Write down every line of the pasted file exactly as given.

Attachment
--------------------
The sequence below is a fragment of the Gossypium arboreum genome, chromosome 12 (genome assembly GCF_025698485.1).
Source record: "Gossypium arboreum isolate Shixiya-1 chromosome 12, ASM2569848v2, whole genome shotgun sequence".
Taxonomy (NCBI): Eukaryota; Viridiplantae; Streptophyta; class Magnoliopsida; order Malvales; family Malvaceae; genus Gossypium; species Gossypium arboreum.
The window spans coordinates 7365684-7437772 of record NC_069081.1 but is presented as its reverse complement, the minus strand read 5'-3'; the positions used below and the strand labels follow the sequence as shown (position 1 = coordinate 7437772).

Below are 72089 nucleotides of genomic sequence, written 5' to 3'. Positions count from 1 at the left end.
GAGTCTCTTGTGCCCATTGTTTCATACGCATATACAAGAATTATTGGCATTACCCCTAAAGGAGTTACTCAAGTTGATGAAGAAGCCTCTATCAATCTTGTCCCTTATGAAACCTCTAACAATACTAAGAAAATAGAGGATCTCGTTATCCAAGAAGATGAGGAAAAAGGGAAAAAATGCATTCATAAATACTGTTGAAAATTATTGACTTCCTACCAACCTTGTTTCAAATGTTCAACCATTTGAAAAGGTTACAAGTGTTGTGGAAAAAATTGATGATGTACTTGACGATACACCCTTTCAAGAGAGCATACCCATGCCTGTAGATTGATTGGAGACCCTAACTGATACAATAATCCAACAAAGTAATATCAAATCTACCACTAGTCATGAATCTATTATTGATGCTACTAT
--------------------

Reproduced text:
The sequence below is a fragment of the Gossypium arboreum genome, chromosome 12 (genome assembly GCF_025698485.1).
Source record: "Gossypium arboreum isolate Shixiya-1 chromosome 12, ASM2569848v2, whole genome shotgun sequence".
Taxonomy (NCBI): Eukaryota; Viridiplantae; Streptophyta; class Magnoliopsida; order Malvales; family Malvaceae; genus Gossypium; species Gossypium arboreum.
The window spans coordinates 7365684-7437772 of record NC_069081.1 but is presented as its reverse complement, the minus strand read 5'-3'; the positions used below and the strand labels follow the sequence as shown (position 1 = coordinate 7437772).

Below are 72089 nucleotides of genomic sequence, written 5' to 3'. Positions count from 1 at the left end.
GAGTCTCTTGTGCCCATTGTTTCATACGCATATACAAGAATTATTGGCATTACCCCTAAAGGAGTTACTCAAGTTGATGAAGAAGCCTCTATCAATCTTGTCCCTTATGAAACCTCTAACAATACTAAGAAAATAGAGGATCTCGTTATCCAAGAAGATGAGGAAAAAGGGAAAAAATGCATTCATAAATACTGTTGAAAATTATTGACTTCCTACCAACCTTGTTTCAAATGTTCAACCATTTGAAAAGGTTACAAGTGTTGTGGAAAAAATTGATGATGTACTTGACGATACACCCTTTCAAGAGAGCATACCCATGCCTGTAGATTGATTGGAGACCCTAACTGATACAATAATCCAACAAAGTAATATCAAATCTACCACTAGTCATGAATCTATTATTGATGCTACTAT